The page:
Lituya Mountain

Lituya Mountain is a peak in the Fairweather Range of Alaska, United States, south of Mount Fairweather. Its eastern slopes feed a branch of the Johns Hopkins Glacier, which flows into Glacier Bay. On its western side is a large cirque, shared with Mount Fairweather, Mount Quincy Adams, and Mount Salisbury, which heads the Fairweather Glacier; this flows almost to the Pacific coast at Cape Fairweather. The Lituya Glacier flows from the south side of the mountain into Lituya Bay on the Pacific coast.

Though not exceptional in terms of absolute elevation, Lituya Mountain does possess great vertical relief over local terrain. For example, the south side of the mountain drops 8,000 feet (2,400 m) to the Lituya Glacier in approximately 3 miles (5 km), and the southeast side drops the same distance in just over 2 miles (3 km).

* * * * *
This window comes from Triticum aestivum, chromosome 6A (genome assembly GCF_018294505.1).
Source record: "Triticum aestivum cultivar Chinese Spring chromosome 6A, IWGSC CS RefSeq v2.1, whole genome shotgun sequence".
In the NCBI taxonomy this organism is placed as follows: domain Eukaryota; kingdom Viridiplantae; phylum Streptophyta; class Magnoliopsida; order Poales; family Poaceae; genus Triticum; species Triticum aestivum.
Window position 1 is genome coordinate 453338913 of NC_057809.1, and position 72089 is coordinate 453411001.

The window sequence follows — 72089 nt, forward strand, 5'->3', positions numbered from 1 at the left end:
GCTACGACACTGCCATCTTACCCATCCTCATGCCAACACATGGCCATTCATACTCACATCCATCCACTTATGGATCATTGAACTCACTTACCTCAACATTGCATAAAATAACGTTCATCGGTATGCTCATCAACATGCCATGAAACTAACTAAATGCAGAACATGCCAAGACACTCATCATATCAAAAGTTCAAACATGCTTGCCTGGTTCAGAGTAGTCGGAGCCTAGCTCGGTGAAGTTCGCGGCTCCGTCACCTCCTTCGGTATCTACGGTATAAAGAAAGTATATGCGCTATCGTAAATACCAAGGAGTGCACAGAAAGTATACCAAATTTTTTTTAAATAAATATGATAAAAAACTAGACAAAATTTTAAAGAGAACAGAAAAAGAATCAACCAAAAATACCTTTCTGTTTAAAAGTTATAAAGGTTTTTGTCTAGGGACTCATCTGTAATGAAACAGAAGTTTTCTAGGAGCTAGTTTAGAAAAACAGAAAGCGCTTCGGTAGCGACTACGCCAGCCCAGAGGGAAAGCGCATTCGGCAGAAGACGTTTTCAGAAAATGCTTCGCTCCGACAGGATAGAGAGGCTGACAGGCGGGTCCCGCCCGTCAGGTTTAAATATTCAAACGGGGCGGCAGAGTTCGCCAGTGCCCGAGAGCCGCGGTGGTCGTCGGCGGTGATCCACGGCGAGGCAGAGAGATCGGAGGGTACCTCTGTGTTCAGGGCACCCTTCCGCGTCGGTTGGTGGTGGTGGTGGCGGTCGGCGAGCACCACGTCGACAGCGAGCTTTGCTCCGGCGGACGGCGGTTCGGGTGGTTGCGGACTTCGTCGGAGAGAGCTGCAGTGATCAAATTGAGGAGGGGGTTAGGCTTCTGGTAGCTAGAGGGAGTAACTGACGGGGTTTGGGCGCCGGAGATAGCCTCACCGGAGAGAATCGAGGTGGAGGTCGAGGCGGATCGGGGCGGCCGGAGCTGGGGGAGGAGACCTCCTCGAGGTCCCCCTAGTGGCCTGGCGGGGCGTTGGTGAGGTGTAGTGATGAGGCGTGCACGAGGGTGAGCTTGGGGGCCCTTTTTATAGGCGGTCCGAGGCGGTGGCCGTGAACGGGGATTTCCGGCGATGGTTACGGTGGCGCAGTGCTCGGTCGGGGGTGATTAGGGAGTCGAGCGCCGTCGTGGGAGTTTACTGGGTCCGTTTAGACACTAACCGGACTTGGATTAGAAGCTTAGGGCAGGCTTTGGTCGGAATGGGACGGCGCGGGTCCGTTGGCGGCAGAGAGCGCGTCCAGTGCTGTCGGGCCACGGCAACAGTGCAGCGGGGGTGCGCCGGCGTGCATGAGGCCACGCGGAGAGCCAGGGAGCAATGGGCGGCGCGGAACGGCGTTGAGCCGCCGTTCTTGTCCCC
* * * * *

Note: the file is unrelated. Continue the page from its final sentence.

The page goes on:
Lituya Mountain is not often climbed, partly due to its proximity to the higher and better-known Mount Fairweather, and partly due to difficult access and bad weather in the Fairweather Range.

The Lituya name was published in 1852 as G(ora) L’tua, meaning “Lituya Mountain” in Russian by Mikhail Tebenkov of the Imperial Russian Navy

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